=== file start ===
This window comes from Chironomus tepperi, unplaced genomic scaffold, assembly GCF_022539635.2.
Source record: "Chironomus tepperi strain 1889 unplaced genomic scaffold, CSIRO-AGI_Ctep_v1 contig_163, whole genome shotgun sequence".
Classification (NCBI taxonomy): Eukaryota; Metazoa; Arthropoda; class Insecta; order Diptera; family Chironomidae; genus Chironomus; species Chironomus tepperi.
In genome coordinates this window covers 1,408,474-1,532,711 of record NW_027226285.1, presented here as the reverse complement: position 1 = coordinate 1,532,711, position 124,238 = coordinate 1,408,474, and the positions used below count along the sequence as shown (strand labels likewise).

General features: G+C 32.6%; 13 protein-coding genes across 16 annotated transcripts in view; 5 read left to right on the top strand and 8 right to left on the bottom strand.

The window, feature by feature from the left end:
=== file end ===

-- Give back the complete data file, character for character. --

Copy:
This window comes from Chironomus tepperi, unplaced genomic scaffold, assembly GCF_022539635.2.
Source record: "Chironomus tepperi strain 1889 unplaced genomic scaffold, CSIRO-AGI_Ctep_v1 contig_163, whole genome shotgun sequence".
Classification (NCBI taxonomy): Eukaryota; Metazoa; Arthropoda; class Insecta; order Diptera; family Chironomidae; genus Chironomus; species Chironomus tepperi.
In genome coordinates this window covers 1,408,474-1,532,711 of record NW_027226285.1, presented here as the reverse complement: position 1 = coordinate 1,532,711, position 124,238 = coordinate 1,408,474, and the positions used below count along the sequence as shown (strand labels likewise).

General features: G+C 32.6%; 13 protein-coding genes across 16 annotated transcripts in view; 5 read left to right on the top strand and 8 right to left on the bottom strand.

The window, feature by feature from the left end: